Eurowings: independence plus multiple partnerships July 2000
When two small German provincial carriers, Dortmund–based and Nurembergbased NFD, merged to form Eurowings at the beginning of 1994, few would have predicted that within five years it would grow into Europe’s fourth–largest regional airline. It is also the largest independent regional, as the three biggest — Crossair, Lufthansa CityLine and KLM uk — are wholly or majority owned by Euro–Majors.
A more than doubling of revenues and an unbroken sequence of positive operating results and net profits in the last five years, albeit on a small scale, reflect a successfully diversified regional strategy built on a mix of scheduled and charter operations. Moreover, operating cashflow has been increasing healthily.
Eurowings had to negotiate a difficult 1999 through over–capacity in the market, inflating oil prices, and a strengthening of the US dollar, which led to an increase in aircraft- related costs, the financial result remained positive, but somewhat below plan.
Although operating revenues increased by 3.1% to Dm 729m ($380m), compared to the previous year, the operating result dropped from Dm 15m to just over Dm10m. The net profit, however, was up from Dm5m to Dm8m ($4.2m). The anticipated figures provided for operating revenues of Dm 759m, an operating income of Dm34m and a net profit of Dm13m .Cash flow increased by Dm 10.5m to Dm 50.1m, due to higher depreciation as a result of its fleet renewal.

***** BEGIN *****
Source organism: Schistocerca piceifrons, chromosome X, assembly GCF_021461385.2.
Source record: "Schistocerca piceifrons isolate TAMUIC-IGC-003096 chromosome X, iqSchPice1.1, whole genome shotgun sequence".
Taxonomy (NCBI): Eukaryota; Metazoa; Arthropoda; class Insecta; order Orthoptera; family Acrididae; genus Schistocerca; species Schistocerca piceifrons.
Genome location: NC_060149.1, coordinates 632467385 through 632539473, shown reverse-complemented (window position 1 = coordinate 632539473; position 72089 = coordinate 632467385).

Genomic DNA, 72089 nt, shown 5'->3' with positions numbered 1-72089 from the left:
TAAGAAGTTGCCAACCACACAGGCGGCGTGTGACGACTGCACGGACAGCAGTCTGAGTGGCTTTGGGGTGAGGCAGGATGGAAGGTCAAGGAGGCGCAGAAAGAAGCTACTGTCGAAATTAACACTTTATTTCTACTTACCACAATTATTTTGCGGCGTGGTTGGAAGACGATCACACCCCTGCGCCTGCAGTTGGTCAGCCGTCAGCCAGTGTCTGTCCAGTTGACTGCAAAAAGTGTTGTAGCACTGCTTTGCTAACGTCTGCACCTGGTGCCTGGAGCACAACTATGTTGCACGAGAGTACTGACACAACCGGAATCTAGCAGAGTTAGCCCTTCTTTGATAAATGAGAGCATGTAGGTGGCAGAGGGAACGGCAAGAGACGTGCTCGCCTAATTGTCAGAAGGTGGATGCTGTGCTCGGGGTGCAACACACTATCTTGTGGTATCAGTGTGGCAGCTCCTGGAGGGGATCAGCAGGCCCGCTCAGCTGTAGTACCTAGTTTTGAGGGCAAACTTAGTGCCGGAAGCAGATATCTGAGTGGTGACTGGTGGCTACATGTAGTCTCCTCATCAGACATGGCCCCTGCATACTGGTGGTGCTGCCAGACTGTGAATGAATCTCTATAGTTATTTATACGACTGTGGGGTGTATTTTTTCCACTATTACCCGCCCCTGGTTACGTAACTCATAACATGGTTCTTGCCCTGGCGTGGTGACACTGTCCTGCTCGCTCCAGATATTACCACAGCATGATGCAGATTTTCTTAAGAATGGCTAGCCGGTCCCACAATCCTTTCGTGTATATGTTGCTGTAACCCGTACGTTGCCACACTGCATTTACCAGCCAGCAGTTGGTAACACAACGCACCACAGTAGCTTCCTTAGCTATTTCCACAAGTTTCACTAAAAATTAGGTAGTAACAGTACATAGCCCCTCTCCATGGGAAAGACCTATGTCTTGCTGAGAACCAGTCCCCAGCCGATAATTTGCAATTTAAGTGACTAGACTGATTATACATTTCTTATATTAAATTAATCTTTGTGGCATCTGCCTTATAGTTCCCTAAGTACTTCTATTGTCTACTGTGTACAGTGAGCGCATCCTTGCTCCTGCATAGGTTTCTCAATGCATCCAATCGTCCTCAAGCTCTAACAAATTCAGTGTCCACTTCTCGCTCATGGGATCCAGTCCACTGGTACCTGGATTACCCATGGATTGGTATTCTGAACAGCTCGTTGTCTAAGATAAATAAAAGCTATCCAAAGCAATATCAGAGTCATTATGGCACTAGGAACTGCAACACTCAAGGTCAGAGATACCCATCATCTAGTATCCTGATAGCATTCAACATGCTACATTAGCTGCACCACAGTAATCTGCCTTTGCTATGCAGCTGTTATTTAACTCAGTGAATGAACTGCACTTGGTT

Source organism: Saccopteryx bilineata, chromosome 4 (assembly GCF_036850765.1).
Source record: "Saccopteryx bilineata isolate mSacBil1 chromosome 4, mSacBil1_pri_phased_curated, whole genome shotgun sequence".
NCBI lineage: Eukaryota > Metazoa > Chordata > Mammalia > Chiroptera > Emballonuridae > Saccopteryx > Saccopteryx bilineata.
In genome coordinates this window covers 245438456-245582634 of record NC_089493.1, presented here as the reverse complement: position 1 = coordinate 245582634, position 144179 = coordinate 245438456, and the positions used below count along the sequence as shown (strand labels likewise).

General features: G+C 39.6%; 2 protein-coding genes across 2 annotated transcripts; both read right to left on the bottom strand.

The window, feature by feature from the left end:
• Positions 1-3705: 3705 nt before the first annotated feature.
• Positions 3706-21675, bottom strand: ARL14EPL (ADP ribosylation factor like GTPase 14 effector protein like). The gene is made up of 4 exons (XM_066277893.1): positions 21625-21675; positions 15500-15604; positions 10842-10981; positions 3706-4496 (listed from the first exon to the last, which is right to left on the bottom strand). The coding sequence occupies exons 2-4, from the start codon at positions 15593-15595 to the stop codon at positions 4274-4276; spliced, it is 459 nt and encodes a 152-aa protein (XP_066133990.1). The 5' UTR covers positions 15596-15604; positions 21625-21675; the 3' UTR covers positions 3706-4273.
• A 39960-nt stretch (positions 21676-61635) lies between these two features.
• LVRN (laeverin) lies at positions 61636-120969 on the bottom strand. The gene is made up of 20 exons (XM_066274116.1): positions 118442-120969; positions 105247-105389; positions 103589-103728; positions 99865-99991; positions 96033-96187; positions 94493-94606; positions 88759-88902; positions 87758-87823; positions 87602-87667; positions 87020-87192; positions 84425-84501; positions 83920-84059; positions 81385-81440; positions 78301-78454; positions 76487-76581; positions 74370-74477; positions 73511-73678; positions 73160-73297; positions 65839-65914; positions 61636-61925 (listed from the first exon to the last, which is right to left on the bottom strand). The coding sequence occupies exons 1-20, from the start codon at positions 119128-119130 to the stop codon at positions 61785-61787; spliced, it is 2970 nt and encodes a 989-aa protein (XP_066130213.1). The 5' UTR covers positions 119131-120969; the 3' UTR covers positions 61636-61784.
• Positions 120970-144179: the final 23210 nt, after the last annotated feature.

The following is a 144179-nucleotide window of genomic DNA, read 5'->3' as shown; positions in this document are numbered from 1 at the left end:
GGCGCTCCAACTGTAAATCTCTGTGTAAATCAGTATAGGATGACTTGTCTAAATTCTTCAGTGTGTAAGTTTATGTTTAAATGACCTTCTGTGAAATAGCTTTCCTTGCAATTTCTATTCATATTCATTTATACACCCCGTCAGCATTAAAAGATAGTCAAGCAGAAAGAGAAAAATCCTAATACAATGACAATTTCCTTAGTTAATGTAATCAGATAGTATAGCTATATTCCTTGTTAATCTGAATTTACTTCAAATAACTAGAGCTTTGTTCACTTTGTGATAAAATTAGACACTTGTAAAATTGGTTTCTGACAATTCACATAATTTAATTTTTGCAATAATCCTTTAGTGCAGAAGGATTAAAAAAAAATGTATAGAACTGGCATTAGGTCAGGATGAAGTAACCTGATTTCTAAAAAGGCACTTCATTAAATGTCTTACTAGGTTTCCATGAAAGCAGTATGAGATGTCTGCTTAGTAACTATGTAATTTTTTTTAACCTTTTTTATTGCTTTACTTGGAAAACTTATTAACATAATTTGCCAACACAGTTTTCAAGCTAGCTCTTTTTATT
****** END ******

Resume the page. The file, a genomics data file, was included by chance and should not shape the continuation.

Compared to the strong growth of flights operated in conjunction with KLM/Northwest Airlines to Amsterdam, services flown in cooperation with Alitalia to Milan–Malpensa, and with Air France to Paris–Charles de Gaulle, did not meet expectations. However, earnings from its partnership activities increased by 26.8% to DM 346m ($180m). Average earnings on scheduled services decreased by 7.8% over 1998, and there was also a reduction in revenue from charter services, mainly due to the discontinuance of two routes flown for Air France.
Concentration on its core business were at the forefront of the airline’s business strategy in 1999 to position the airline for the coming years. As a result, the tour operator activities of subsidiary Eurowings Touristik were abandoned; another subsidiary, Eurowings Aviation, was re–integrated, and the sale of its third–party maintenance company, Nayak Aircraft Service, was concluded in January 2000.
In a period when most smaller operators have gratefully accepted the embrace of the dominant national airline, Eurowings has kept Lufthansa and other suitors at arms length. It has gained about a 5% share of the domestic market. But its real growth has come largely from forming relationships with several European majors without losing its independence, and from adding a still expanding short–haul holiday charter business to its scheduled services network.
Eurowings' chief executive Friedrich- Wilhelm Weitholz, who took over last year from long–time head Reinhard Santner, believes the airline can sustain partnerships with several airlines. Eurowings is a partner of the KLM/Northwest alliance, as well as Alitalia and Air France. In co–operation with KL/NW, Eurowings operates from 11 German cities into Amsterdam, while feeding the Air France hub at Paris CDG from six points in Germany.